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Inner product of complex vectors

  1. Dec 18, 2012 #1
    I have three (N x 1) complex vectors, a, b and c.

    I know the following conditions:

    (1) a and b are orthonormal (but length of c is unknown)
    (2) c lies in the same 2D plane as a and b
    (3) aHc = x (purely real, known)
    (4) bHc = iy (purely imaginary, unknown)

    where (.)H denotes Hermitian (conjugate) transpose, i is the imaginary unit and x,y are real numbers.

    Given that I know x, can I deduce y?

    My hunch is that (without the "purely real/imaginary" statements), these conditions would define y up to an arbitrary complex phase, but the "purely real/imaginary" conditions allow the phase to be known too. However, my reasoning relies on there being some sense of "angle" between a and c and between b and c... such that these angles sum to 90° for the orthonormality condition (1). I don't know if this is valid.
     
  2. jcsd
  3. Dec 18, 2012 #2

    tiny-tim

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    hi weetabixharry! :smile:
    doesn't that mean that c must be a linear combination of a and b ?
     
  4. Dec 18, 2012 #3
    Yes, where I guess the coefficients of the linear combination are complex scalars.
     
  5. Dec 18, 2012 #4

    haruspex

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    From which it follows that y=0?
     
  6. Dec 19, 2012 #5
    Why?
     
  7. Dec 19, 2012 #6
    c is a linear combination of a and b:

    c = Aa + Bb

    for A,B complex scalars.

    Therefore, from (3) and (1), A = x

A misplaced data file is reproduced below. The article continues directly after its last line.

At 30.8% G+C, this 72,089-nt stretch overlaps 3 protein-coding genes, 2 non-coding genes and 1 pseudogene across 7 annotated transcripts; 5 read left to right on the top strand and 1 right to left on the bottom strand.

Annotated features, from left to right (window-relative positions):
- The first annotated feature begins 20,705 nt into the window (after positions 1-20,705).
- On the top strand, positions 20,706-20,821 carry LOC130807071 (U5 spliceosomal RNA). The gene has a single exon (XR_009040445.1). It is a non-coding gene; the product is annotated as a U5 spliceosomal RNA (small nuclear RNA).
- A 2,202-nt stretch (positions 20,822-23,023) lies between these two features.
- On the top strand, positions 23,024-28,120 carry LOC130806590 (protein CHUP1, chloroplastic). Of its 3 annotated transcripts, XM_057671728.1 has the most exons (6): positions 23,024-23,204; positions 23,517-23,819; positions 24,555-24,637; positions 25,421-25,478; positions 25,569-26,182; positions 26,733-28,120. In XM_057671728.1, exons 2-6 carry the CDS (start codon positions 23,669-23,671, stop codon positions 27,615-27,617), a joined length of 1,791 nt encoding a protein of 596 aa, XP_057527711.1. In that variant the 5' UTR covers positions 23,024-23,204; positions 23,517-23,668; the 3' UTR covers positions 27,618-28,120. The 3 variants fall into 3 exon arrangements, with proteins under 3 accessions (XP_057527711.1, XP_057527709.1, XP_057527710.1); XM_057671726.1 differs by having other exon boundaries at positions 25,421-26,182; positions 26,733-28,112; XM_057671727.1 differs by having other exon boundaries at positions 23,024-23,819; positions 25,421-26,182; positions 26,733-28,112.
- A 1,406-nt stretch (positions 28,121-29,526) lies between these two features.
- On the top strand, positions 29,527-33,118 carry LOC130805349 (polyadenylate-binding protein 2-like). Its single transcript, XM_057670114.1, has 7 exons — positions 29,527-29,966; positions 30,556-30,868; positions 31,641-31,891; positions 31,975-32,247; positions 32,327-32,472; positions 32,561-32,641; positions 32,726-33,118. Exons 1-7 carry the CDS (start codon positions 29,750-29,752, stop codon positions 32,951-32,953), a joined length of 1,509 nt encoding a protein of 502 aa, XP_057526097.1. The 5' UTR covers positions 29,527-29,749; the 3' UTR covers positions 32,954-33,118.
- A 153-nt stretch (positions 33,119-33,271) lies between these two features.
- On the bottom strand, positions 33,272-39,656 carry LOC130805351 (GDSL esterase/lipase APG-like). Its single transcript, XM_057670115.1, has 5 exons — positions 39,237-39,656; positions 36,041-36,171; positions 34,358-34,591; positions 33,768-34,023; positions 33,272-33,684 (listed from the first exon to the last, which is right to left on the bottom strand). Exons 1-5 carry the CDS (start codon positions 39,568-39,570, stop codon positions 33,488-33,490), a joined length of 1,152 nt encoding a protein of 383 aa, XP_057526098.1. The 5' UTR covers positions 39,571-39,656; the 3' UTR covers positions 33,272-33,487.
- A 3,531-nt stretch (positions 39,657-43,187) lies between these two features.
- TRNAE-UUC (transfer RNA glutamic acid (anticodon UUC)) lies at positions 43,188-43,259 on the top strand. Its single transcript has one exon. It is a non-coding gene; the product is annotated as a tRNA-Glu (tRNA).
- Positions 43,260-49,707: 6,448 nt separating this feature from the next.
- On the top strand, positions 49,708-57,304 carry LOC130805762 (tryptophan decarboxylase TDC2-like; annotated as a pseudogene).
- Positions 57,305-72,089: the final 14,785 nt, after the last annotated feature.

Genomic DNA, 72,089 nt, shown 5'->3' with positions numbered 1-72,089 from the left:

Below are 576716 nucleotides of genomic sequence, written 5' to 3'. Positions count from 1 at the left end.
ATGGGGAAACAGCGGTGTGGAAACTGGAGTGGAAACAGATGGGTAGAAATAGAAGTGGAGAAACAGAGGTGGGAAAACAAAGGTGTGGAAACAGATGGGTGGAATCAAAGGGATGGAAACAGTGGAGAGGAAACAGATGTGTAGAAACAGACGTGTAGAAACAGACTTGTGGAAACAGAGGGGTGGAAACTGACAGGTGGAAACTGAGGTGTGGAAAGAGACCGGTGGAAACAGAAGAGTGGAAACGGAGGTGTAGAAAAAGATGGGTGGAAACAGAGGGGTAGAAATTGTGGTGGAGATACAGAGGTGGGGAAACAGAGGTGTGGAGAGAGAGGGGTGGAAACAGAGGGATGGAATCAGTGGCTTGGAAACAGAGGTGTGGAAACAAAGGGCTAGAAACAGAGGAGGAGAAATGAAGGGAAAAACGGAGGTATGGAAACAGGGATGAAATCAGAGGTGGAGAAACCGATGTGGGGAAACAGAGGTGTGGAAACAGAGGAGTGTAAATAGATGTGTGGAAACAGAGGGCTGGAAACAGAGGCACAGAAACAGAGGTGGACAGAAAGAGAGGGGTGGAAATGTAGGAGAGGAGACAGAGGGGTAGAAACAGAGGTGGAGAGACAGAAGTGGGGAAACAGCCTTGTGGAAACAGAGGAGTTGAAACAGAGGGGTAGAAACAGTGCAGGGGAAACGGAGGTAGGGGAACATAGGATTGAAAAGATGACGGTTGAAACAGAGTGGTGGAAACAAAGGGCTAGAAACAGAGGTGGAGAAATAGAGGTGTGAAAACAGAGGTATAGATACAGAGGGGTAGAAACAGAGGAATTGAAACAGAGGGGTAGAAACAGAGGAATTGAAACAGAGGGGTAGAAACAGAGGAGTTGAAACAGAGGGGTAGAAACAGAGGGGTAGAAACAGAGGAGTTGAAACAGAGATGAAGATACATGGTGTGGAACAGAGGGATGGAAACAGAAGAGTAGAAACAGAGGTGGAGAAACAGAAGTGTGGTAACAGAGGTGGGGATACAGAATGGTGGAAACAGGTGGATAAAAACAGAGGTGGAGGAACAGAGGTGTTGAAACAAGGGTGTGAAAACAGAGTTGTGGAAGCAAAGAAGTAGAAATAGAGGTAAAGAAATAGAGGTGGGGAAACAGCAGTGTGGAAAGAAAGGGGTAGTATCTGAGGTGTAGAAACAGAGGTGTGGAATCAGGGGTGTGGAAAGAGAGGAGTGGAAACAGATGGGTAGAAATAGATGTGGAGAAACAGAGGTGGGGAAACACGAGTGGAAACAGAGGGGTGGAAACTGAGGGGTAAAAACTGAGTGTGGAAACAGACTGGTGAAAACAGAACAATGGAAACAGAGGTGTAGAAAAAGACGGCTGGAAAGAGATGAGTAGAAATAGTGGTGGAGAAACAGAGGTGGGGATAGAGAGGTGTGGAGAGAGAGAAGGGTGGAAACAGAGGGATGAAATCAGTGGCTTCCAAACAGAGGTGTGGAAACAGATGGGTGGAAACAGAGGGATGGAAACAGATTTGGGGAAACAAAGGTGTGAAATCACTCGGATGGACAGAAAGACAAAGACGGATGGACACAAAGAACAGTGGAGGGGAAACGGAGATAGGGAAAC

and, from (4) and (1), B = iy

    I can't see why y=0

    I guess, from this I have:

    c = xa + iyb

    which is 1 equation in 2 unknowns (y and c)... so I'm stumped.
     
  8. Dec 19, 2012 #7

    haruspex

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    You know facts about aHc, bHc. How can you combine that with with knowing c = Aa + Bb? Actually I was wrong to suggest y=0, but you can at least make progress this way.
     
  9. Dec 19, 2012 #8
    I combined these in my previous post to write A,B as functions of x,y.
    Beyond that, I guess I can say:

    |c|2 = x2 - y2
     
  10. Dec 19, 2012 #9

    haruspex

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    Suppose you found a y and c =xa+iyb which satisfied all the conditions. Wouldn't 2y and c' =xa+i2yb also satisfy them?
     
  11. Dec 19, 2012 #10

    tiny-tim

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    hi weetabixharry! :smile:

    (just got up :zzz:)
    that's right! :smile:
    so what's the answer to :wink: … ?
     
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